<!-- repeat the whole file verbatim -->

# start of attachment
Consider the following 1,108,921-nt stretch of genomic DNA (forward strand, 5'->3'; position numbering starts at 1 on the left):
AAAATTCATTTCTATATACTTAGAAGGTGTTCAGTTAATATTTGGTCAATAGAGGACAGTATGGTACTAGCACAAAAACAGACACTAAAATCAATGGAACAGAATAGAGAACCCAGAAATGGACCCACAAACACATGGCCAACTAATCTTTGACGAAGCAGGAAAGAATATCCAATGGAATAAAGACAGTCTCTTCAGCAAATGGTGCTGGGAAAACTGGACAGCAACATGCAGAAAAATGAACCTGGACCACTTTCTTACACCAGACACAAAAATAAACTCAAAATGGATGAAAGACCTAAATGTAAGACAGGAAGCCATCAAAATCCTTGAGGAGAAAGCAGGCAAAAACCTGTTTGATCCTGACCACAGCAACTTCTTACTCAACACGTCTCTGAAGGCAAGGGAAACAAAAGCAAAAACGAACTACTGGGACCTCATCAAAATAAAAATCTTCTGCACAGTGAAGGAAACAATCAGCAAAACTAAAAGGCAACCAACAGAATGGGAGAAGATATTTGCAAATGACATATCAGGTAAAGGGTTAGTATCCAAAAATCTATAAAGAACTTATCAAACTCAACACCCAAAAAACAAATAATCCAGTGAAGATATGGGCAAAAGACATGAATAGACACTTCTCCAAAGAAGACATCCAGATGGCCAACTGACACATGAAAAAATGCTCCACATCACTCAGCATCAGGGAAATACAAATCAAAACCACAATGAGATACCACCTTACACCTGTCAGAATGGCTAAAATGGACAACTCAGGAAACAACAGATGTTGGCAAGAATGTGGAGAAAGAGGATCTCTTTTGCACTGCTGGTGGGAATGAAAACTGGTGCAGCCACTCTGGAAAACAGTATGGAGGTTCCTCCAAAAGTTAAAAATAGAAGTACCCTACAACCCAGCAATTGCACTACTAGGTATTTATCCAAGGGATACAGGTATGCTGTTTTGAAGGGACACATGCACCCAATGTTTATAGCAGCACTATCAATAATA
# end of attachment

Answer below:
Consider the following 1,108,921-nt stretch of genomic DNA (forward strand, 5'->3'; position numbering starts at 1 on the left):
AAAATTCATTTCTATATACTTAGAAGGTGTTCAGTTAATATTTGGTCAATAGAGGACAGTATGGTACTAGCACAAAAACAGACACTAAAATCAATGGAACAGAATAGAGAACCCAGAAATGGACCCACAAACACATGGCCAACTAATCTTTGACGAAGCAGGAAAGAATATCCAATGGAATAAAGACAGTCTCTTCAGCAAATGGTGCTGGGAAAACTGGACAGCAACATGCAGAAAAATGAACCTGGACCACTTTCTTACACCAGACACAAAAATAAACTCAAAATGGATGAAAGACCTAAATGTAAGACAGGAAGCCATCAAAATCCTTGAGGAGAAAGCAGGCAAAAACCTGTTTGATCCTGACCACAGCAACTTCTTACTCAACACGTCTCTGAAGGCAAGGGAAACAAAAGCAAAAACGAACTACTGGGACCTCATCAAAATAAAAATCTTCTGCACAGTGAAGGAAACAATCAGCAAAACTAAAAGGCAACCAACAGAATGGGAGAAGATATTTGCAAATGACATATCAGGTAAAGGGTTAGTATCCAAAAATCTATAAAGAACTTATCAAACTCAACACCCAAAAAACAAATAATCCAGTGAAGATATGGGCAAAAGACATGAATAGACACTTCTCCAAAGAAGACATCCAGATGGCCAACTGACACATGAAAAAATGCTCCACATCACTCAGCATCAGGGAAATACAAATCAAAACCACAATGAGATACCACCTTACACCTGTCAGAATGGCTAAAATGGACAACTCAGGAAACAACAGATGTTGGCAAGAATGTGGAGAAAGAGGATCTCTTTTGCACTGCTGGTGGGAATGAAAACTGGTGCAGCCACTCTGGAAAACAGTATGGAGGTTCCTCCAAAAGTTAAAAATAGAAGTACCCTACAACCCAGCAATTGCACTACTAGGTATTTATCCAAGGGATACAGGTATGCTGTTTTGAAGGGACACATGCACCCAATGTTTATAGCAGCACTATCAATAATA